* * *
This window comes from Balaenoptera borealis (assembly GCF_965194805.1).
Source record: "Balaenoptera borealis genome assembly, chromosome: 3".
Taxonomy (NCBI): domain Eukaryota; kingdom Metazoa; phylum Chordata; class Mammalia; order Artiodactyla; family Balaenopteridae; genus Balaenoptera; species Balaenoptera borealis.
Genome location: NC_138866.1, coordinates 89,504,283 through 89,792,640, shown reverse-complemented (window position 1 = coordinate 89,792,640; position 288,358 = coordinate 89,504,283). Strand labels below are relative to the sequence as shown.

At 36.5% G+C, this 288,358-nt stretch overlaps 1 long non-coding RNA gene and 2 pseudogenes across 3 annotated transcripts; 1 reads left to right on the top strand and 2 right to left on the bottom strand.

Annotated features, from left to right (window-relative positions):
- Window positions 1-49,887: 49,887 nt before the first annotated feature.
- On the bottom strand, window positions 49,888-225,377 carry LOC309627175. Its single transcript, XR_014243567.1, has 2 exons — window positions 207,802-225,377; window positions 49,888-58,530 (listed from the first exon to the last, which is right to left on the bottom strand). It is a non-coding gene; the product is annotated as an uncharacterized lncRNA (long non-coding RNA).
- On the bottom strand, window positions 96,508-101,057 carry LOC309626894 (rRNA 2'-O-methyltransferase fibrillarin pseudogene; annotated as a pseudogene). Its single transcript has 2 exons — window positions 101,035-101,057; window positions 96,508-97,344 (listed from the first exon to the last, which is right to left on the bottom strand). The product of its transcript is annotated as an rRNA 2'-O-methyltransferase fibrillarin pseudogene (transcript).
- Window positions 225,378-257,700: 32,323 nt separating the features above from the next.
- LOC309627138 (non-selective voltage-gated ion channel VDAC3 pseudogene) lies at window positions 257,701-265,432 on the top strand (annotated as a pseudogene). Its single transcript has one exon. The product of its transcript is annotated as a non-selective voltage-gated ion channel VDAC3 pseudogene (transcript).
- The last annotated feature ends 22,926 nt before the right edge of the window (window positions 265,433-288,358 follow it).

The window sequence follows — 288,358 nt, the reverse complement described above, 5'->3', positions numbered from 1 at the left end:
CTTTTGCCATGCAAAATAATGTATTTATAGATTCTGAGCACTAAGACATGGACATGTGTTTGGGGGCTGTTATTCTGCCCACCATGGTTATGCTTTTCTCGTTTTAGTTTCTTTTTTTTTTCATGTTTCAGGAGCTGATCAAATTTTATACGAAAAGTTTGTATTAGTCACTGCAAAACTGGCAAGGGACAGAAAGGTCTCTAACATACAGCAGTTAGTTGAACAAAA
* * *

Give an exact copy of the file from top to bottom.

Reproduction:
This window comes from Balaenoptera borealis (assembly GCF_965194805.1).
Source record: "Balaenoptera borealis genome assembly, chromosome: 3".
Taxonomy (NCBI): domain Eukaryota; kingdom Metazoa; phylum Chordata; class Mammalia; order Artiodactyla; family Balaenopteridae; genus Balaenoptera; species Balaenoptera borealis.
Genome location: NC_138866.1, coordinates 89,504,283 through 89,792,640, shown reverse-complemented (window position 1 = coordinate 89,792,640; position 288,358 = coordinate 89,504,283). Strand labels below are relative to the sequence as shown.

At 36.5% G+C, this 288,358-nt stretch overlaps 1 long non-coding RNA gene and 2 pseudogenes across 3 annotated transcripts; 1 reads left to right on the top strand and 2 right to left on the bottom strand.

Annotated features, from left to right (window-relative positions):
- Window positions 1-49,887: 49,887 nt before the first annotated feature.
- On the bottom strand, window positions 49,888-225,377 carry LOC309627175. Its single transcript, XR_014243567.1, has 2 exons — window positions 207,802-225,377; window positions 49,888-58,530 (listed from the first exon to the last, which is right to left on the bottom strand). It is a non-coding gene; the product is annotated as an uncharacterized lncRNA (long non-coding RNA).
- On the bottom strand, window positions 96,508-101,057 carry LOC309626894 (rRNA 2'-O-methyltransferase fibrillarin pseudogene; annotated as a pseudogene). Its single transcript has 2 exons — window positions 101,035-101,057; window positions 96,508-97,344 (listed from the first exon to the last, which is right to left on the bottom strand). The product of its transcript is annotated as an rRNA 2'-O-methyltransferase fibrillarin pseudogene (transcript).
- Window positions 225,378-257,700: 32,323 nt separating the features above from the next.
- LOC309627138 (non-selective voltage-gated ion channel VDAC3 pseudogene) lies at window positions 257,701-265,432 on the top strand (annotated as a pseudogene). Its single transcript has one exon. The product of its transcript is annotated as a non-selective voltage-gated ion channel VDAC3 pseudogene (transcript).
- The last annotated feature ends 22,926 nt before the right edge of the window (window positions 265,433-288,358 follow it).

The window sequence follows — 288,358 nt, the reverse complement described above, 5'->3', positions numbered from 1 at the left end:
CTTTTGCCATGCAAAATAATGTATTTATAGATTCTGAGCACTAAGACATGGACATGTGTTTGGGGGCTGTTATTCTGCCCACCATGGTTATGCTTTTCTCGTTTTAGTTTCTTTTTTTTTTCATGTTTCAGGAGCTGATCAAATTTTATACGAAAAGTTTGTATTAGTCACTGCAAAACTGGCAAGGGACAGAAAGGTCTCTAACATACAGCAGTTAGTTGAACAAAA